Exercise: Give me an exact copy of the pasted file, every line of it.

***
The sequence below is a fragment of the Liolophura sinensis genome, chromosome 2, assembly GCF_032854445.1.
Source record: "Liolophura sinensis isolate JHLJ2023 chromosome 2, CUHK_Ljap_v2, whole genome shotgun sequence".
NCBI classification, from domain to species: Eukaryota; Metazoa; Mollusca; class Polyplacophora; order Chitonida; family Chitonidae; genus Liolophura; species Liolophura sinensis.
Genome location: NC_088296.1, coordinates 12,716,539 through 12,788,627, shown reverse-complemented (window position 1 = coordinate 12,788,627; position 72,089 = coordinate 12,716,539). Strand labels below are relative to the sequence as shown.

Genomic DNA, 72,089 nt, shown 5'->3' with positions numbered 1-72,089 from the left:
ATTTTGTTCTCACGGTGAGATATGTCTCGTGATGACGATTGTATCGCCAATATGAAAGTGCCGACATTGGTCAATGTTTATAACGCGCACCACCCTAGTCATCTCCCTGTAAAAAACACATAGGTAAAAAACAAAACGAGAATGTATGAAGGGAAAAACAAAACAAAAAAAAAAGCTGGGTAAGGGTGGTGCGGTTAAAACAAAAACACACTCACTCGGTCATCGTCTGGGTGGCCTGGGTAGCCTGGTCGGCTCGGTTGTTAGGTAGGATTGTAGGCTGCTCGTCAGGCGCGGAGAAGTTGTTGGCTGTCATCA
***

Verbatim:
The sequence below is a fragment of the Liolophura sinensis genome, chromosome 2, assembly GCF_032854445.1.
Source record: "Liolophura sinensis isolate JHLJ2023 chromosome 2, CUHK_Ljap_v2, whole genome shotgun sequence".
NCBI classification, from domain to species: Eukaryota; Metazoa; Mollusca; class Polyplacophora; order Chitonida; family Chitonidae; genus Liolophura; species Liolophura sinensis.
Genome location: NC_088296.1, coordinates 12,716,539 through 12,788,627, shown reverse-complemented (window position 1 = coordinate 12,788,627; position 72,089 = coordinate 12,716,539). Strand labels below are relative to the sequence as shown.

Genomic DNA, 72,089 nt, shown 5'->3' with positions numbered 1-72,089 from the left:
ATTTTGTTCTCACGGTGAGATATGTCTCGTGATGACGATTGTATCGCCAATATGAAAGTGCCGACATTGGTCAATGTTTATAACGCGCACCACCCTAGTCATCTCCCTGTAAAAAACACATAGGTAAAAAACAAAACGAGAATGTATGAAGGGAAAAACAAAACAAAAAAAAAAGCTGGGTAAGGGTGGTGCGGTTAAAACAAAAACACACTCACTCGGTCATCGTCTGGGTGGCCTGGGTAGCCTGGTCGGCTCGGTTGTTAGGTAGGATTGTAGGCTGCTCGTCAGGCGCGGAGAAGTTGTTGGCTGTCATCA